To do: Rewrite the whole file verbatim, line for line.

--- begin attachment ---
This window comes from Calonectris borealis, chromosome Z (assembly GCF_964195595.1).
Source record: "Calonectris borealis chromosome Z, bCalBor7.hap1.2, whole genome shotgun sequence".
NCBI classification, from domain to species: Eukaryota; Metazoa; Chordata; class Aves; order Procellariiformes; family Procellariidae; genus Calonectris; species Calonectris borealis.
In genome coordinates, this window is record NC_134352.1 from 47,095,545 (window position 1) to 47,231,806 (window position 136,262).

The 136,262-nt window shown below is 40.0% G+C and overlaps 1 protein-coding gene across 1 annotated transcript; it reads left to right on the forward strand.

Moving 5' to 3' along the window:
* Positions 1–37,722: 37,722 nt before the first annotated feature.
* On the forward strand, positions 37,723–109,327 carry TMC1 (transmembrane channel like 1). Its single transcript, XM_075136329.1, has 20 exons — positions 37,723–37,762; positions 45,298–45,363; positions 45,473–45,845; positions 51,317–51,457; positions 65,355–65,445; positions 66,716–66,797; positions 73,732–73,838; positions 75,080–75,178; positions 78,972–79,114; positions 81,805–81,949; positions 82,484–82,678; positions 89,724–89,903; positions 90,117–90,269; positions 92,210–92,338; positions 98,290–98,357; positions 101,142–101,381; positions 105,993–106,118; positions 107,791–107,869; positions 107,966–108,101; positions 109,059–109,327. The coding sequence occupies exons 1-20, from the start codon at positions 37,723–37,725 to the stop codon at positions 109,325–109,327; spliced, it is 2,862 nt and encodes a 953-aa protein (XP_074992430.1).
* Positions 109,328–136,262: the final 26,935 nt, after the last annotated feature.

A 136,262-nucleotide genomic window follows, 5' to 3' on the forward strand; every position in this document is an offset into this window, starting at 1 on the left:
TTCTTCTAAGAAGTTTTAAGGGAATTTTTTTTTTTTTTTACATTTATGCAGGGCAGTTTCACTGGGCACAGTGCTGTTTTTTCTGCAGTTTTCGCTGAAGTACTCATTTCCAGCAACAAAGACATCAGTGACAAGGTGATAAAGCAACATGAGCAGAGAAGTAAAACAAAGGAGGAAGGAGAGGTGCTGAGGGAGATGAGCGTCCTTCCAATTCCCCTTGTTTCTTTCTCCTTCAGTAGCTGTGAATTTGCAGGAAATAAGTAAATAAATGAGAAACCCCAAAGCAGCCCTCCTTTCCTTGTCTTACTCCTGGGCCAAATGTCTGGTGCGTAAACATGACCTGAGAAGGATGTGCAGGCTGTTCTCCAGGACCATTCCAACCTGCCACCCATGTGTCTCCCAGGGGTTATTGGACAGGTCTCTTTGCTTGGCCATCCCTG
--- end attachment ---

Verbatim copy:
This window comes from Calonectris borealis, chromosome Z (assembly GCF_964195595.1).
Source record: "Calonectris borealis chromosome Z, bCalBor7.hap1.2, whole genome shotgun sequence".
NCBI classification, from domain to species: Eukaryota; Metazoa; Chordata; class Aves; order Procellariiformes; family Procellariidae; genus Calonectris; species Calonectris borealis.
In genome coordinates, this window is record NC_134352.1 from 47,095,545 (window position 1) to 47,231,806 (window position 136,262).

The 136,262-nt window shown below is 40.0% G+C and overlaps 1 protein-coding gene across 1 annotated transcript; it reads left to right on the forward strand.

Moving 5' to 3' along the window:
* Positions 1–37,722: 37,722 nt before the first annotated feature.
* On the forward strand, positions 37,723–109,327 carry TMC1 (transmembrane channel like 1). Its single transcript, XM_075136329.1, has 20 exons — positions 37,723–37,762; positions 45,298–45,363; positions 45,473–45,845; positions 51,317–51,457; positions 65,355–65,445; positions 66,716–66,797; positions 73,732–73,838; positions 75,080–75,178; positions 78,972–79,114; positions 81,805–81,949; positions 82,484–82,678; positions 89,724–89,903; positions 90,117–90,269; positions 92,210–92,338; positions 98,290–98,357; positions 101,142–101,381; positions 105,993–106,118; positions 107,791–107,869; positions 107,966–108,101; positions 109,059–109,327. The coding sequence occupies exons 1-20, from the start codon at positions 37,723–37,725 to the stop codon at positions 109,325–109,327; spliced, it is 2,862 nt and encodes a 953-aa protein (XP_074992430.1).
* Positions 109,328–136,262: the final 26,935 nt, after the last annotated feature.

A 136,262-nucleotide genomic window follows, 5' to 3' on the forward strand; every position in this document is an offset into this window, starting at 1 on the left:
TTCTTCTAAGAAGTTTTAAGGGAATTTTTTTTTTTTTTTACATTTATGCAGGGCAGTTTCACTGGGCACAGTGCTGTTTTTTCTGCAGTTTTCGCTGAAGTACTCATTTCCAGCAACAAAGACATCAGTGACAAGGTGATAAAGCAACATGAGCAGAGAAGTAAAACAAAGGAGGAAGGAGAGGTGCTGAGGGAGATGAGCGTCCTTCCAATTCCCCTTGTTTCTTTCTCCTTCAGTAGCTGTGAATTTGCAGGAAATAAGTAAATAAATGAGAAACCCCAAAGCAGCCCTCCTTTCCTTGTCTTACTCCTGGGCCAAATGTCTGGTGCGTAAACATGACCTGAGAAGGATGTGCAGGCTGTTCTCCAGGACCATTCCAACCTGCCACCCATGTGTCTCCCAGGGGTTATTGGACAGGTCTCTTTGCTTGGCCATCCCTG